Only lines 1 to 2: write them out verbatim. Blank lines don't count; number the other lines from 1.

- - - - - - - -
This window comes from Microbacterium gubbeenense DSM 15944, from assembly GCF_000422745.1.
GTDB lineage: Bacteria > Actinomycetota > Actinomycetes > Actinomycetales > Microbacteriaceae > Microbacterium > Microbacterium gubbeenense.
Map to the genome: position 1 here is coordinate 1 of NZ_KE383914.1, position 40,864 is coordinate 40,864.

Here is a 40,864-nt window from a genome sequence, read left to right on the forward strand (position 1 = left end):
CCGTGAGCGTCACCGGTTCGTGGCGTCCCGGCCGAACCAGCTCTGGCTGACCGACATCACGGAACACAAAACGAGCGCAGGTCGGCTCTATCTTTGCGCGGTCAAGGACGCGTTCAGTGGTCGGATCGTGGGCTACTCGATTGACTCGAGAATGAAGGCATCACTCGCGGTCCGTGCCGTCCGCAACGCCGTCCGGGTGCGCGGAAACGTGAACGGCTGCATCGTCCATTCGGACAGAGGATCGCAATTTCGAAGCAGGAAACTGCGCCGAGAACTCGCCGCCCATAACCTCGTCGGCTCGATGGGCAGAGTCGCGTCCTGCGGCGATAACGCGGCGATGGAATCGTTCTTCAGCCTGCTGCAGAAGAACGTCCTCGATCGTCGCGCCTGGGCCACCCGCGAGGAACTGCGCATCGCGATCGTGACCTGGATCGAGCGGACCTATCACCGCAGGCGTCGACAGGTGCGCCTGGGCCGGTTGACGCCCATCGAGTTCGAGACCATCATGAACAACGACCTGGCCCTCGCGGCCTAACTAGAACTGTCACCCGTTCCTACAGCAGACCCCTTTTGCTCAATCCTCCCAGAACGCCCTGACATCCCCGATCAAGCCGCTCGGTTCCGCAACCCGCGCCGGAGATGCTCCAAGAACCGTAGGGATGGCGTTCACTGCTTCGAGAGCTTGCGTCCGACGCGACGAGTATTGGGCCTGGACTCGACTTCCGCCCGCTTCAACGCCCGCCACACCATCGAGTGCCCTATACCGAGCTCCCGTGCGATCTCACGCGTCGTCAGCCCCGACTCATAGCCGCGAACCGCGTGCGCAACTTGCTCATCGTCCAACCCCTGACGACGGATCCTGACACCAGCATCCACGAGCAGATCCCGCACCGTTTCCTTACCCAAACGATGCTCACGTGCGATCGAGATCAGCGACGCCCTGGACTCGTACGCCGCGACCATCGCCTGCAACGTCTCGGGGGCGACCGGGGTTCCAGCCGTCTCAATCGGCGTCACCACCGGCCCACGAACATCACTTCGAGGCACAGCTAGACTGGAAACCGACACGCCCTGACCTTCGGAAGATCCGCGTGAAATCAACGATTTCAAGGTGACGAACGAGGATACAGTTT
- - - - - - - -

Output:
This window comes from Microbacterium gubbeenense DSM 15944, from assembly GCF_000422745.1.
GTDB lineage: Bacteria > Actinomycetota > Actinomycetes > Actinomycetales > Microbacteriaceae > Microbacterium > Microbacterium gubbeenense.